Tips for Dance Teachers
by Angela D’Valda Sirico of DanceTeacherWeb.com
As dance teachers we are faced each day with not only nurturing our students from a technical aspect, but more importantly, from a psychological one too. The majority of dance teachers do not hold degrees in psychology and yet we need to help our students, especially the teenage ones, with this incredibly important side of their dance training. Even in our discussions with dancers promoting nutritional health the psychological side is often omitted. Without adequate nurturing in this direction many of our young students will never be able to realize their true potential as dancers or as professionals in whatever field they choose to work in.
Teaching students the art of positive thinking and giving them positive reinforcement is the key to your success as a teacher. Our goal is to give our dancers the motivation to come to class, to work hard to achieve higher levels and to help them have the confidence and self-esteem to let their creativity flow freely.
Most dancers like the social aspect of coming to the studio and the feeling that they are among friends. The studio can be their second home. The more we can do to help promote a sense of belonging and the feeling of being an integral part of the school, the better the results will be in the classroom. When the dancers feel good about themselves and the friends around them they are more willing to take risks with their dancing and to go the extra mile for their fellow students.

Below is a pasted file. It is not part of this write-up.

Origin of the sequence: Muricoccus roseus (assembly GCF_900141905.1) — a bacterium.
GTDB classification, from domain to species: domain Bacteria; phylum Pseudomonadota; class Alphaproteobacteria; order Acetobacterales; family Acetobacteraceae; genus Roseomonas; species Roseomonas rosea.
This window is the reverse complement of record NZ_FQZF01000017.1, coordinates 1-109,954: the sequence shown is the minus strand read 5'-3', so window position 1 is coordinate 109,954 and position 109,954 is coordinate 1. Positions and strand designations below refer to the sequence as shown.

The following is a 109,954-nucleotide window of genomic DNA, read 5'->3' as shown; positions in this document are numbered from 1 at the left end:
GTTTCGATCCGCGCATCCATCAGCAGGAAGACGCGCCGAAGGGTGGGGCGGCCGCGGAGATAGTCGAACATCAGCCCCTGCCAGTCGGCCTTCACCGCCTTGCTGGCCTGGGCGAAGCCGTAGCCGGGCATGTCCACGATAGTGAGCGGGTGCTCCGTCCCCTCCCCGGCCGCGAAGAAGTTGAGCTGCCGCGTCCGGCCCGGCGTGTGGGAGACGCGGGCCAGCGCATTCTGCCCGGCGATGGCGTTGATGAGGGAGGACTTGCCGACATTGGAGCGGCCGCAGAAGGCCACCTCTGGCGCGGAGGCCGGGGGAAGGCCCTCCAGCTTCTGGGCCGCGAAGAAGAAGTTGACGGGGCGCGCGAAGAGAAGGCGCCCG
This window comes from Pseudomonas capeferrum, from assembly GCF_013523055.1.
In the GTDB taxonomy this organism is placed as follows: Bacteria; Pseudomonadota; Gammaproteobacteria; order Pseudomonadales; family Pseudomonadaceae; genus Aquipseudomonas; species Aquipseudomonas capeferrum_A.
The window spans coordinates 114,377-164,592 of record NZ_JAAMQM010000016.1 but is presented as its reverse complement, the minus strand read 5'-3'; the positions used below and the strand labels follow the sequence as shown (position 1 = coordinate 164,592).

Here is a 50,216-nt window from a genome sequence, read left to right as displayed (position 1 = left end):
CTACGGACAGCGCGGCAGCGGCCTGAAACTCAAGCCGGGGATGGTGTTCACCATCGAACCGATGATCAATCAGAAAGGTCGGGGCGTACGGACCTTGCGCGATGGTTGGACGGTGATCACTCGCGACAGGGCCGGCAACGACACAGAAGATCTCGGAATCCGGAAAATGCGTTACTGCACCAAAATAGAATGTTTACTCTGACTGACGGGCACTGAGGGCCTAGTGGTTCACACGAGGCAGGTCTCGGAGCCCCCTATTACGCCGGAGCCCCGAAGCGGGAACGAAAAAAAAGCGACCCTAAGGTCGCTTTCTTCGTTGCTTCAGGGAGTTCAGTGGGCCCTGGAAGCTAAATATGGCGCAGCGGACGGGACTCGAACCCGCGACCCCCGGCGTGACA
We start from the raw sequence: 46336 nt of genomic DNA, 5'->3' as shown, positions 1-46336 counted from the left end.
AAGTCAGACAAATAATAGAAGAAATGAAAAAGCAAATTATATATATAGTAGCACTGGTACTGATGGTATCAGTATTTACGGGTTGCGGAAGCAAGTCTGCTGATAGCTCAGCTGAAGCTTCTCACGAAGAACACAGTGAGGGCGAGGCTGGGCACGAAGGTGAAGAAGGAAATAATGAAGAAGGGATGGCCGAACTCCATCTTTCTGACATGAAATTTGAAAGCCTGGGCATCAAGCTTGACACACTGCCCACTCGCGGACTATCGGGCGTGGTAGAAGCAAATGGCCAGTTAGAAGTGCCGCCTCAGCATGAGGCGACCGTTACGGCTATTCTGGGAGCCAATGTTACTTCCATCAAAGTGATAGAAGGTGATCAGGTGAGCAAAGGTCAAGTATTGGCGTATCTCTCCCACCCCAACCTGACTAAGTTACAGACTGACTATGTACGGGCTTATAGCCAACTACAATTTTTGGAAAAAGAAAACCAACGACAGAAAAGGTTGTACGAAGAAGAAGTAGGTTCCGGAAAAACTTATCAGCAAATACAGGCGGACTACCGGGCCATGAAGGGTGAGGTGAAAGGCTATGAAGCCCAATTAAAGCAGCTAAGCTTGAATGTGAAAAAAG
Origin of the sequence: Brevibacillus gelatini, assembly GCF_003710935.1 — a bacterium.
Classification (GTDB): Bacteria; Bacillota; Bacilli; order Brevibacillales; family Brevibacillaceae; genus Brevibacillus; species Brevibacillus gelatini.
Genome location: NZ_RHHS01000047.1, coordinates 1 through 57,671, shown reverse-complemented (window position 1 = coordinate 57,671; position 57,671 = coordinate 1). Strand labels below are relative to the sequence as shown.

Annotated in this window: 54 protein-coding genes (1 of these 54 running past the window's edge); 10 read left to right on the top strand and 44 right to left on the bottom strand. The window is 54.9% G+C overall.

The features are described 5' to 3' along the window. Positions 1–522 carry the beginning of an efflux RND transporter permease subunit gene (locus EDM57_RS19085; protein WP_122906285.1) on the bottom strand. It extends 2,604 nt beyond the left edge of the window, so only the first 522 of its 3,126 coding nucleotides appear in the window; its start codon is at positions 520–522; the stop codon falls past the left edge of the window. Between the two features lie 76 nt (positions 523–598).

Promote healthy forms of motivation, such as emphasizing collaboration with the group and de-emphasizing rivalry. Reward effort over talent, show dancers that they have control over their improvement and work ethic and that they are ultimately responsible for their success. By giving the students these tools you will help them in the classroom, on stage, or in whatever profession they decide to embrace. Sometimes dancers who are gifted with amazing natural talent are the ones who give very little effort in class. This can be extremely frustrating to other students who are less talented and also to the teacher who knows they can be brilliant. Talent is typically viewed as something that is beyond our control. Talented dancers sometimes worry that their talent will only take them so far and that they lack the control to go beyond that point. This is where we can step in to nurture their true sense of self and ability and enable them to take the steps necessary to move higher up the ladder and realize their true potential.
Less talented dancers often beat themselves up and take every correction as a reinforcement of how bad a dancer they really are. Training dancers to truly feel that every correction is a gift and that the teacher recognises that they have the capability to do more, is a good way to build that confidence that may be lacking. Rewarding the effort made by any dancer and letting their peers know when a fellow dancer has made an improvement goes a long way in helping them to be better achievers. Letting each dancer know what your expectations of them are and the reason why you have those expectations is important. Every dancer can improve, whether it is in a tiny or a big way, they just need to be told that they can do it.